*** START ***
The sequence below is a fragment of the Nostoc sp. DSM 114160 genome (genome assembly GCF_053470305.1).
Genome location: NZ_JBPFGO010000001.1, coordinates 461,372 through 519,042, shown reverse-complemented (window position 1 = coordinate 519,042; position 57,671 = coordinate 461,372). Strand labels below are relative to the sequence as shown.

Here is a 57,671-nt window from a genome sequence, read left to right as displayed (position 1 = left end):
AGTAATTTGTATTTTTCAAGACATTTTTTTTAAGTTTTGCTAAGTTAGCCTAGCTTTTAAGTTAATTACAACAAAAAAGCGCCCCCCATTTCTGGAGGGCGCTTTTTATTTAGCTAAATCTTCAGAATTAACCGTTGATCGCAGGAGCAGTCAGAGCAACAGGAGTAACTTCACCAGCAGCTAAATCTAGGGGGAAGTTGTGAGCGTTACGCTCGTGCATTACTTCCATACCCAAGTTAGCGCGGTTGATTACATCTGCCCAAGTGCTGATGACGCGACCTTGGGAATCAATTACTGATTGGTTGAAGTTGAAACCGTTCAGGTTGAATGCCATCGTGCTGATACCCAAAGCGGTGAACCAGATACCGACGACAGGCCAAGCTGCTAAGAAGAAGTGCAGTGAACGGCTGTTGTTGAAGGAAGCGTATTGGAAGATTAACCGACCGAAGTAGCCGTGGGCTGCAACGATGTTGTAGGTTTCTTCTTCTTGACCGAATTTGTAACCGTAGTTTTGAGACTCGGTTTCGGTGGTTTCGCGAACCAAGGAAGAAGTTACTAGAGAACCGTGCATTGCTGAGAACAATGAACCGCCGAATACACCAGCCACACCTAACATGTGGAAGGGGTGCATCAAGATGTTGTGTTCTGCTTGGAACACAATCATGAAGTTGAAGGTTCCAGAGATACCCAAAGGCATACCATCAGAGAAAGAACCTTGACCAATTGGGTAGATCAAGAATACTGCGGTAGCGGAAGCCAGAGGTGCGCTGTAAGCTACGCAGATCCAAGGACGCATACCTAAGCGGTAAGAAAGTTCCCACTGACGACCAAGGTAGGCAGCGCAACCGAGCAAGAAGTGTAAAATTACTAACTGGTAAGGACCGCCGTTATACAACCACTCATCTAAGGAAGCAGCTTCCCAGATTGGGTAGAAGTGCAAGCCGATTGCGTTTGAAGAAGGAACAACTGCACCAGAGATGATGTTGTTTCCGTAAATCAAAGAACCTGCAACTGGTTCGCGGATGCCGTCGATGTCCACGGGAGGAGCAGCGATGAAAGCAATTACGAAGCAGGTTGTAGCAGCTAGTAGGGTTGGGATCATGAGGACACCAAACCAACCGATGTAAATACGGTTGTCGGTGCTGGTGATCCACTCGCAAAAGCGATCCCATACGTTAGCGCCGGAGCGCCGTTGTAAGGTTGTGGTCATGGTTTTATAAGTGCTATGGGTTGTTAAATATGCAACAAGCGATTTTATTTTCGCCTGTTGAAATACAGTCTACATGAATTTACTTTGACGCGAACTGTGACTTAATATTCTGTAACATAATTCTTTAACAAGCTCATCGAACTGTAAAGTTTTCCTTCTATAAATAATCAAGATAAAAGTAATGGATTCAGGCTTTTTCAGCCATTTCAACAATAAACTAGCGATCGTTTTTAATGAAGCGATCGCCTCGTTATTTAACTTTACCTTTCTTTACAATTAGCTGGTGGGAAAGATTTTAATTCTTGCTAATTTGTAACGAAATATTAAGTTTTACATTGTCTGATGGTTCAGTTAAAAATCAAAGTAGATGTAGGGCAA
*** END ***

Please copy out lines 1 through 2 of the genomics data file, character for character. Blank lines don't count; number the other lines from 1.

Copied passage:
The sequence below is a fragment of the Nostoc sp. DSM 114160 genome (genome assembly GCF_053470305.1).
Genome location: NZ_JBPFGO010000001.1, coordinates 461,372 through 519,042, shown reverse-complemented (window position 1 = coordinate 519,042; position 57,671 = coordinate 461,372). Strand labels below are relative to the sequence as shown.